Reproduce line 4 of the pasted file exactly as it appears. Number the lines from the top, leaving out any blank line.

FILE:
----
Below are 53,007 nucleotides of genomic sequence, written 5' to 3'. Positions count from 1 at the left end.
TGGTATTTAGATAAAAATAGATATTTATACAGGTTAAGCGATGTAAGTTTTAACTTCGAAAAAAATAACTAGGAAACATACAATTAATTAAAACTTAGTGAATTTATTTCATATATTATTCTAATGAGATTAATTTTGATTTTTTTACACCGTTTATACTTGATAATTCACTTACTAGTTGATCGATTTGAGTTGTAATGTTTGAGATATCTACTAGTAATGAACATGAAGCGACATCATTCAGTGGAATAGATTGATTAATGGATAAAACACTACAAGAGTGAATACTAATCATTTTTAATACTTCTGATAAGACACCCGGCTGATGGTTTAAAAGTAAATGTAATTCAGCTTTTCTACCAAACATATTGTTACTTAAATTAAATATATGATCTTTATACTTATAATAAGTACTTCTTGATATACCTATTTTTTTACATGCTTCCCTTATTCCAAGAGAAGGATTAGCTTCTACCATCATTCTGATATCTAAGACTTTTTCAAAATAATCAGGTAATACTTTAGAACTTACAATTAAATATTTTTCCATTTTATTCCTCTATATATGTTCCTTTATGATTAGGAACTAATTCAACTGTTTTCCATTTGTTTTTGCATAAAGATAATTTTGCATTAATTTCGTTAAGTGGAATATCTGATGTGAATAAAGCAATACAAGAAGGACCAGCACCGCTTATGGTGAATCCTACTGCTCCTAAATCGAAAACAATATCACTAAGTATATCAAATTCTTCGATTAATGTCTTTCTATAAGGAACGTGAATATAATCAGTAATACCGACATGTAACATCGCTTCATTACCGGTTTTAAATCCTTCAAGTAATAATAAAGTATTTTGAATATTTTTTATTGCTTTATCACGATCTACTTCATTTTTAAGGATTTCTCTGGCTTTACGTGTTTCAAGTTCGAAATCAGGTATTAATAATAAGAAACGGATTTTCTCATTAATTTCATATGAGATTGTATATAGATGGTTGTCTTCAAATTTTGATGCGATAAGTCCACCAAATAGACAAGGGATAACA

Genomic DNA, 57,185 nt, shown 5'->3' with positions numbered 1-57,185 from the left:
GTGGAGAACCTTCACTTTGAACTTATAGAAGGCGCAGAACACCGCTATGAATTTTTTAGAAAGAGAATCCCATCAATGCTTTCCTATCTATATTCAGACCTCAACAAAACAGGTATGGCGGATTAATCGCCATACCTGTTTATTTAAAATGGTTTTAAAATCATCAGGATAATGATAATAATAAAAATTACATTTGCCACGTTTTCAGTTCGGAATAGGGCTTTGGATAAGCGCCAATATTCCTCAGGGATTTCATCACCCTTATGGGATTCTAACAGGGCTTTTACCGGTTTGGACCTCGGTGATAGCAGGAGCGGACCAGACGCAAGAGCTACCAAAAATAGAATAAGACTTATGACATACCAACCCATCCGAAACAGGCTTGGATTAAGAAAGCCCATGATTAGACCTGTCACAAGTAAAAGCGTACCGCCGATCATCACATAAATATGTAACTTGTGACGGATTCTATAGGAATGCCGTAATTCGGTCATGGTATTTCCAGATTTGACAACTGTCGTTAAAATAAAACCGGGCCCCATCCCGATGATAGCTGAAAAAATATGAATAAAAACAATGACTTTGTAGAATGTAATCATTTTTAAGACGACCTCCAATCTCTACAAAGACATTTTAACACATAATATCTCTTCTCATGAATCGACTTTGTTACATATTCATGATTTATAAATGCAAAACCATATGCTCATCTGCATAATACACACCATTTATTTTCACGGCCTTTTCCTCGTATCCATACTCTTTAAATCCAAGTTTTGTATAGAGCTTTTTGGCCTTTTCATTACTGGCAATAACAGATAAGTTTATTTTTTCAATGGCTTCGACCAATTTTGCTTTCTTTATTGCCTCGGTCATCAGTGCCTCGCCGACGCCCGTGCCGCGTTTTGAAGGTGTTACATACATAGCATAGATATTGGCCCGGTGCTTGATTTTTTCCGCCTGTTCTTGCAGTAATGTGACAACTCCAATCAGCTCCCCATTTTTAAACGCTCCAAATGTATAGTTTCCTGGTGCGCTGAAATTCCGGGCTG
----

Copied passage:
GTGGAGAACCTTCACTTTGAACTTATAGAAGGCGCAGAACACCGCTATGAATTTTTTAGAAAGAGAATCCCATCAATGCTTTCCTATCTATATTCAGACCTCAACAAAACAGGTATGGCGGATTAATCGCCATACCTGTTTATTTAAAATGGTTTTAAAATCATCAGGATAATGATAATAATAAAAATTACATTTGCCACGTTTTCAGTTCGGAATAGGGCTTTGGATAAGCGCCAATATTCCTCAGGGATTTCATCACCCTTATGGGATTCTAACAGGGCTTTTACCGGTTTGGACCTCGGTGATAGCAGGAGCGGACCAGACGCAAGAGCTACCAAAAATAGAATAAGACTTATGACATACCAACCCATCCGAAACAGGCTTGGATTAAGAAAGCCCATGATTAGACCTGTCACAAGTAAAAGCGTACCGCCGATCATCACATAAATATGTAACTTGTGACGGATTCTATAGGAATGCCGTAATTCGGTCATGGTATTTCCAGATTTGACAACTGTCGTTAAAATAAAACCGGGCCCCATCCCGATGATAGCTGAAAAAATATGAATAAAAACAATGACTTTGTAGAATGTAATCATTTTTAAGACGACCTCCAATCTCTACAAAGACATTTTAACACATAATATCTCTTCTCATGAATCGACTTTGTTACATATTCATGATTTATAAATGCAAAACCATATGCTCATCTGCATAATACACACCATTTATTTTCACGGCCTTTTCCTCGTATCCATACTCTTTAAATCCAAGTTTTGTATAGAGCTTTTTGGCCTTTTCATTACTGGCAATAACAGATAAGTTTATTTTTTCAATGGCTTCGACCAATTTTGCTTTCTTTATTGCCTCGGTCATCAGTGCCTCGCCGACGCCCGTGCCGCGTTTTGAAGGTGTTACATACATAGCATAGATATTGGCCCGGTGCTTGATTTTTTCCGCCTGTTCTTGCAGTAATGTGACAACTCCAATCAGCTCCCCATTTTTAAACGCTCCAAATGTATAGTTTCCTGGTGCGCTGAAATTCCGGGCTG